Shin Megami Tensei V Review – Control Your Demons

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In my first impressions of acting, I wrote that the fifth part of the famous JRPG saga surprised me with a rather “hurried” beginning of the narrative, when almost a few minutes later he threw me into the open world of the demonic realm of Da. ‘at without explaining or introducing the characters to me properly. But I wrote that after a while I put it out of my mind due to the fact that she successfully wound a very fun and well-balanced gameplay loop on her finger – catch your demon, cultivate it on your own and make him a member of the combat squad before later you cross it with an even stronger demon. Well, fifty hours later, I can happily say that apart from the liberating open world structure and great gameplay, the game has finally managed to offer a really interesting story with unforgettable twists.

  • Platform: Switch
  • Publication date: 12. 11. 2021
  • Producer: Atlus (Japan)
  • Genre: japanese role playing game
  • Czech location: Not
  • Multiplayer: Not
  • Data to download: 13 GB
  • Game time: 50+ hours
  • Price: 1399 CZK (Xzone)

World, atmosphere, story

The open world, divided into four giant open and several small indoor maps, brought this series a huge benefit. In fact, this is the first of the unexpected associations or comparisons that came to mind during the game: I felt like I was exploring a logically connected landscape from the first Dark Souls. Common to this world is not only the sophisticated connection of the environment with a number of abbreviations, etc., but also its esoteric gloom (after all, this is a desert on the ruins of destroyed Tokyo) and, of course, murder, because even on the lowest basic difficulty, the game is not a walk in the rose garden, and death in most cases is either an unfortunate encounter or an unfortunate departure.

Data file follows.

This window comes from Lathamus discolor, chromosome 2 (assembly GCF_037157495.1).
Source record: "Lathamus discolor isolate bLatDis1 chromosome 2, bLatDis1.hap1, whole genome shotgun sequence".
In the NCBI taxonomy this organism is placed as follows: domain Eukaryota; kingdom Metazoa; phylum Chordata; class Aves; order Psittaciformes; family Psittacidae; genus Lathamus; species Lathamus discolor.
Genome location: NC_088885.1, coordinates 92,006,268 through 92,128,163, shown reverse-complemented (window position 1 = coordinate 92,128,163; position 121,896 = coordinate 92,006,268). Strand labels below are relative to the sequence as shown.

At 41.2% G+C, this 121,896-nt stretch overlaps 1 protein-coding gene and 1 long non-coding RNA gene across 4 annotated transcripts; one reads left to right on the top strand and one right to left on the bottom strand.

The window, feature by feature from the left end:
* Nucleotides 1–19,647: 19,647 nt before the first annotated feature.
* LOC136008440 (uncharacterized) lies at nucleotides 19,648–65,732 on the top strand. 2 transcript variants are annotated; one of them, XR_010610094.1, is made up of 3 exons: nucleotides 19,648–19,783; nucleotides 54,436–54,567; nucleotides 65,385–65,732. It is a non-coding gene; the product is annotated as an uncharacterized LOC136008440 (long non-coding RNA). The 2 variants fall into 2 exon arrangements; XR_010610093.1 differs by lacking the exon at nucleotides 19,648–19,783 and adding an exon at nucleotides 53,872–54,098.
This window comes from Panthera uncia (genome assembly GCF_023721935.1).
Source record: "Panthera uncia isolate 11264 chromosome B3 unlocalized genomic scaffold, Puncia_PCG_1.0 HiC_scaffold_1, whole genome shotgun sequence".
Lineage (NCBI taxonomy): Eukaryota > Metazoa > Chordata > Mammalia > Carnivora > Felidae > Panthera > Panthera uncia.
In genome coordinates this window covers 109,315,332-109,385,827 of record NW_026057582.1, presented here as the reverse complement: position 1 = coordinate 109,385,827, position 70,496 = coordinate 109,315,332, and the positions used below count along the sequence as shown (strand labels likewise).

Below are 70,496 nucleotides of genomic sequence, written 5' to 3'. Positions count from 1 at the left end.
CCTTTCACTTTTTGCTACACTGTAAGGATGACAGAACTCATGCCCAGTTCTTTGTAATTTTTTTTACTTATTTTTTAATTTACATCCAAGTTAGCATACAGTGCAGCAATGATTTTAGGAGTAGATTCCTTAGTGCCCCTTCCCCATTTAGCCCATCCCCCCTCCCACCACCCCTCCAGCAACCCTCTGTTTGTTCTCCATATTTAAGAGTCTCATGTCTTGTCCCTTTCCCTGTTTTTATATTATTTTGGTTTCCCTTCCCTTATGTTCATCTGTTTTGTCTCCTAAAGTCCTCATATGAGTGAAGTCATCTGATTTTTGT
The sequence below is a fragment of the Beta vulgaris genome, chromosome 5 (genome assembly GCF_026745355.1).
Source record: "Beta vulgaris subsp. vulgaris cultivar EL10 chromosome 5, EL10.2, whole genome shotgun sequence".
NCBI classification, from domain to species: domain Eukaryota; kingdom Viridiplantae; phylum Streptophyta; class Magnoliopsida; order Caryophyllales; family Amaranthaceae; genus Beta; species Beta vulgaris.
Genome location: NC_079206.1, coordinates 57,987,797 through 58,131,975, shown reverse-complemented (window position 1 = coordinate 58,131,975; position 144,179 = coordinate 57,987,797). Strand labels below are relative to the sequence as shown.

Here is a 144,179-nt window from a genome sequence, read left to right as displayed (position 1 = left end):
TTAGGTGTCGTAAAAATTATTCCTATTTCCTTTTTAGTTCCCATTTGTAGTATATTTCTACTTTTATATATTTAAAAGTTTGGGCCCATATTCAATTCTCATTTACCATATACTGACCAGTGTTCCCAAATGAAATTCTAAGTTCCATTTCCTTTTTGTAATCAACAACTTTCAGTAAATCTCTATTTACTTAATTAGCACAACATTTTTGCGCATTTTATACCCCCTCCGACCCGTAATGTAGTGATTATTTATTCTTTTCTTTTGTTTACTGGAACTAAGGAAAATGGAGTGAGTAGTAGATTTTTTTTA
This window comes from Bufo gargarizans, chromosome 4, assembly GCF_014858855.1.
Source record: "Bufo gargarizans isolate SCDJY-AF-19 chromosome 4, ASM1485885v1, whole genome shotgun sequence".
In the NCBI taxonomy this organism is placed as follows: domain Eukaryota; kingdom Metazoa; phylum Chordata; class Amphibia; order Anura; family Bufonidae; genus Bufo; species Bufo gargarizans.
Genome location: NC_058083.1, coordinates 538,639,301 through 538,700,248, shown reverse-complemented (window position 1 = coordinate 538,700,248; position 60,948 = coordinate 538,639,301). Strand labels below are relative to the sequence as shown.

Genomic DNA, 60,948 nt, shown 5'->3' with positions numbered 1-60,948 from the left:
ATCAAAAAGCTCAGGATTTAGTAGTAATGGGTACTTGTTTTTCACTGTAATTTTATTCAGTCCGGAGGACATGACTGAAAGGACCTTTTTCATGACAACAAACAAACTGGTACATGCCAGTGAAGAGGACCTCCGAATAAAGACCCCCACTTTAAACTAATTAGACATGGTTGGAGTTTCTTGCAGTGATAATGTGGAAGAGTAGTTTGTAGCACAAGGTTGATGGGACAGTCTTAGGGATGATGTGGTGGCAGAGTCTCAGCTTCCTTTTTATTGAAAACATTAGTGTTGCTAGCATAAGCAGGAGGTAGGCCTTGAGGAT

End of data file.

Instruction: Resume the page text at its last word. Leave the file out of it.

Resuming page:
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Another unexpected association was waiting for me musically, because after the initial inconspicuous moods (during shooting) or relatively average guitar riffs (during a fight), more and more interesting songs began to be used in the soundtrack, perfectly emphasizing the increasingly destroyed and strange landscape and all more spectacular and weird boss fights. Thanks to this, I discovered for myself that the music reminds me very much of the original Silent Hill, which of course also fits perfectly into the theme of the apocalyptic world of demons. However, even larger portions of electronics and warped vocals were involved. Combined with the game’s aesthetically extraordinary graphics, this often made for a very powerful audio-visual experience in the second half of the game, i.e. if the game’s styling suits you and you experience intermittent dips below 30fps during outside view.

After all, this is a desert on the ruins of destroyed Tokyo.